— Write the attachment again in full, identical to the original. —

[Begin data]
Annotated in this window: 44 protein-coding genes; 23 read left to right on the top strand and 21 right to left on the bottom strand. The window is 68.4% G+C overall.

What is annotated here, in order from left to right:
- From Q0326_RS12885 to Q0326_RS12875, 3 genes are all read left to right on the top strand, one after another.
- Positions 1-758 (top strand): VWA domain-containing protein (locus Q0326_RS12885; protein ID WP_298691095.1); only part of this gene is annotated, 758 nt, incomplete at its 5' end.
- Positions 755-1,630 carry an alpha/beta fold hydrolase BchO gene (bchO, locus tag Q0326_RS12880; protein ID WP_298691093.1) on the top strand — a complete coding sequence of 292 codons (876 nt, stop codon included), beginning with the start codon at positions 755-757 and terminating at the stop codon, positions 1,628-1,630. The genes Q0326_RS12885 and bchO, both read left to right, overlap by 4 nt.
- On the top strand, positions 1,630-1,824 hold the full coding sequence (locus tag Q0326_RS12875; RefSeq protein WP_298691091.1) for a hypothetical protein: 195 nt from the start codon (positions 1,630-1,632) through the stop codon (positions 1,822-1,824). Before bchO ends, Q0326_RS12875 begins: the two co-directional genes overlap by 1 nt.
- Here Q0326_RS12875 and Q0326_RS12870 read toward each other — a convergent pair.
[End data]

Annotated in this window: 44 protein-coding genes; 23 read left to right on the top strand and 21 right to left on the bottom strand. The window is 68.4% G+C overall.

What is annotated here, in order from left to right:
- From Q0326_RS12885 to Q0326_RS12875, 3 genes are all read left to right on the top strand, one after another.
- Positions 1-758 (top strand): VWA domain-containing protein (locus Q0326_RS12885; protein ID WP_298691095.1); only part of this gene is annotated, 758 nt, incomplete at its 5' end.
- Positions 755-1,630 carry an alpha/beta fold hydrolase BchO gene (bchO, locus tag Q0326_RS12880; protein ID WP_298691093.1) on the top strand — a complete coding sequence of 292 codons (876 nt, stop codon included), beginning with the start codon at positions 755-757 and terminating at the stop codon, positions 1,628-1,630. The genes Q0326_RS12885 and bchO, both read left to right, overlap by 4 nt.
- On the top strand, positions 1,630-1,824 hold the full coding sequence (locus tag Q0326_RS12875; RefSeq protein WP_298691091.1) for a hypothetical protein: 195 nt from the start codon (positions 1,630-1,632) through the stop codon (positions 1,822-1,824). Before bchO ends, Q0326_RS12875 begins: the two co-directional genes overlap by 1 nt.
- Here Q0326_RS12875 and Q0326_RS12870 read toward each other — a convergent pair.